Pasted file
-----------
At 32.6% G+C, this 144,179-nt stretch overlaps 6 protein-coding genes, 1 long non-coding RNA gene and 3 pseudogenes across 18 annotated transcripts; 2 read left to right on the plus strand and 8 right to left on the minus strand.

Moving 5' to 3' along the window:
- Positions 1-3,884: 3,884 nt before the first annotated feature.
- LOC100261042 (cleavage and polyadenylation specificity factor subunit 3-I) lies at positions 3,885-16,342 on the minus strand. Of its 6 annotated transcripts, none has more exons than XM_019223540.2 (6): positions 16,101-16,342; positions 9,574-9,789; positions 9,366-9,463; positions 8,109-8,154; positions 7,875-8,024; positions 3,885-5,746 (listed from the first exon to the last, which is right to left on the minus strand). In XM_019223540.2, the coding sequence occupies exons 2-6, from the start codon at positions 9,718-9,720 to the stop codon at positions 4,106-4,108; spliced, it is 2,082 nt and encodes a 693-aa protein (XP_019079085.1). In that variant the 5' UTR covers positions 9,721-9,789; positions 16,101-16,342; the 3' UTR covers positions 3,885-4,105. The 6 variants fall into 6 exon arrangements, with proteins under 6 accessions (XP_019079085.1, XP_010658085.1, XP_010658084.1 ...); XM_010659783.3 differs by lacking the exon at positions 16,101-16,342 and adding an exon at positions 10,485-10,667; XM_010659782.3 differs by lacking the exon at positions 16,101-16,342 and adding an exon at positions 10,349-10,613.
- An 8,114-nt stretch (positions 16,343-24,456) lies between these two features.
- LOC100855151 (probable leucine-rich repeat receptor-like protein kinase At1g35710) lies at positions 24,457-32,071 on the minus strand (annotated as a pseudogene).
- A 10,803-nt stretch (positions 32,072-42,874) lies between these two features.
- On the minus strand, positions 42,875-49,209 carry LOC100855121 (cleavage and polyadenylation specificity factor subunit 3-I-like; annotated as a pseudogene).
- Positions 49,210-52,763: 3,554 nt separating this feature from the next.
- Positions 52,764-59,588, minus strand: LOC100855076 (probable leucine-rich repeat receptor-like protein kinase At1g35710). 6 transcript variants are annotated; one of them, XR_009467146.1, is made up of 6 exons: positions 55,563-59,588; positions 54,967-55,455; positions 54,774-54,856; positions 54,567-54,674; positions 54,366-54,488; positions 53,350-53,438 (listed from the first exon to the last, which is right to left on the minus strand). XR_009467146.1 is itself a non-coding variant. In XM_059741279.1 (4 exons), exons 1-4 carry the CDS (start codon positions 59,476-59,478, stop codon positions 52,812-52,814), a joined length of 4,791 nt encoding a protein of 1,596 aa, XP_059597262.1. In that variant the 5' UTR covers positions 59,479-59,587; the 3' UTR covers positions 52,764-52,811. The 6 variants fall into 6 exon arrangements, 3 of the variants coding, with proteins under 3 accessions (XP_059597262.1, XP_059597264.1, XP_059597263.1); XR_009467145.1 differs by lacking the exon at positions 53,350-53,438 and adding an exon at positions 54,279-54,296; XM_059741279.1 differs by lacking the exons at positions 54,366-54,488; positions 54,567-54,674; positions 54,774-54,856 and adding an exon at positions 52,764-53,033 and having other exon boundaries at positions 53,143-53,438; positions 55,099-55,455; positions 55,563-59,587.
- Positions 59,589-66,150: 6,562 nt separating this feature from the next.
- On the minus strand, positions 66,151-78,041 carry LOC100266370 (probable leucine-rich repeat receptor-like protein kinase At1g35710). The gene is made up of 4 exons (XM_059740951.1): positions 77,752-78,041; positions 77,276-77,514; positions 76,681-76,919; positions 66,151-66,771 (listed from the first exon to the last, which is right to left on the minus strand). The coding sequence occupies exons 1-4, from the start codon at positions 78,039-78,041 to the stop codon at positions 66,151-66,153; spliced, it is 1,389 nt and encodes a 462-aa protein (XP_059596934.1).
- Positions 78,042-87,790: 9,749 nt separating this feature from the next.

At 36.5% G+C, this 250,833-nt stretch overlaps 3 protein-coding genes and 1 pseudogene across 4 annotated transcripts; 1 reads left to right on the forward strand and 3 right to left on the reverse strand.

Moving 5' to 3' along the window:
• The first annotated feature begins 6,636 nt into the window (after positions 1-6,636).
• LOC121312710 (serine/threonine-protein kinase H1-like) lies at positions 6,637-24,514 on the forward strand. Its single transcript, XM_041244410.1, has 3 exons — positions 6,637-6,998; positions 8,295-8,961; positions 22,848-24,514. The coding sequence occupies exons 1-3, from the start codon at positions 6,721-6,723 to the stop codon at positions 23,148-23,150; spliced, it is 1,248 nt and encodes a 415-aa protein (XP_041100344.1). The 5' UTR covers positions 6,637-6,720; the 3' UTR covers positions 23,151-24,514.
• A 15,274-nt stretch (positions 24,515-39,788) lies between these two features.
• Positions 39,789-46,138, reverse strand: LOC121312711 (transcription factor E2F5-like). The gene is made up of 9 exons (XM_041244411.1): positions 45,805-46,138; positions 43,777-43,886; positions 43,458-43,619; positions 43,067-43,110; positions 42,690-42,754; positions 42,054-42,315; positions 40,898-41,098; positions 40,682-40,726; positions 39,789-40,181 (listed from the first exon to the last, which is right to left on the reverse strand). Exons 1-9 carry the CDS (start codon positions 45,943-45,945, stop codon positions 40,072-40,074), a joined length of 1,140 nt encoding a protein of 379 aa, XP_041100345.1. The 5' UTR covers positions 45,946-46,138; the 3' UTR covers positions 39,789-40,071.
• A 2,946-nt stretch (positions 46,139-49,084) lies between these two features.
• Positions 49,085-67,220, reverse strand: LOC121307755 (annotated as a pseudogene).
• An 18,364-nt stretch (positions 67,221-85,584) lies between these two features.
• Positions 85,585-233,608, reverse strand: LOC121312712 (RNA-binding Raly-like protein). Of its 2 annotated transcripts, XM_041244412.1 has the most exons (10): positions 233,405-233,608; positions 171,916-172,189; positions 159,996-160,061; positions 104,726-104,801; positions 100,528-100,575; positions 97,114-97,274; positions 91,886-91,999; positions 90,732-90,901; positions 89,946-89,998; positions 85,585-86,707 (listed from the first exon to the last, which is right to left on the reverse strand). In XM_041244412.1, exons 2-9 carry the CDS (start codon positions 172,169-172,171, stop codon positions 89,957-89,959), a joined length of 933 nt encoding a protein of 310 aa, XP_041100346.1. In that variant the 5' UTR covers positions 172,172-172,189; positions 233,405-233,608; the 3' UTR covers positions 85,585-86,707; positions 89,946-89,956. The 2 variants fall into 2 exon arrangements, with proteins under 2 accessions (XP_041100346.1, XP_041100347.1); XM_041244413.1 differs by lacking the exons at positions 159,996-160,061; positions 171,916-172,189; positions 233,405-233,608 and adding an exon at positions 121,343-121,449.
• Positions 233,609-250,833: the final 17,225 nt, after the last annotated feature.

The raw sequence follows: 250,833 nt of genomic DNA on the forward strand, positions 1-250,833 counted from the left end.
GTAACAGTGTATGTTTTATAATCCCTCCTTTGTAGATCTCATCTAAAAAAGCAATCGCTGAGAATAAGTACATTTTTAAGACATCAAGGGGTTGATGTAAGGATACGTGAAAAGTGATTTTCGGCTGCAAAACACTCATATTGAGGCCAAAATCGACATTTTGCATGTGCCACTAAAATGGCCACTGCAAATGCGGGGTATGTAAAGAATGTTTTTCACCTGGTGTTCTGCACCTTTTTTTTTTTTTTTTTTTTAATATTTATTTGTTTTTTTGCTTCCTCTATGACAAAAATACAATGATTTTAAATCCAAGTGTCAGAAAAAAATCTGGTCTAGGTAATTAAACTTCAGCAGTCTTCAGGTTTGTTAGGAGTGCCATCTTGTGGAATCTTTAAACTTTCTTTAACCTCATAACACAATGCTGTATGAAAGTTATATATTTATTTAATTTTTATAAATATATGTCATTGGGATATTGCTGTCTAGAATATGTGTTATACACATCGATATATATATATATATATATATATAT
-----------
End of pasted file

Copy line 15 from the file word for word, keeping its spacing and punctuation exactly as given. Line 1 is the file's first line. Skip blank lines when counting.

Moving 5' to 3' along the window: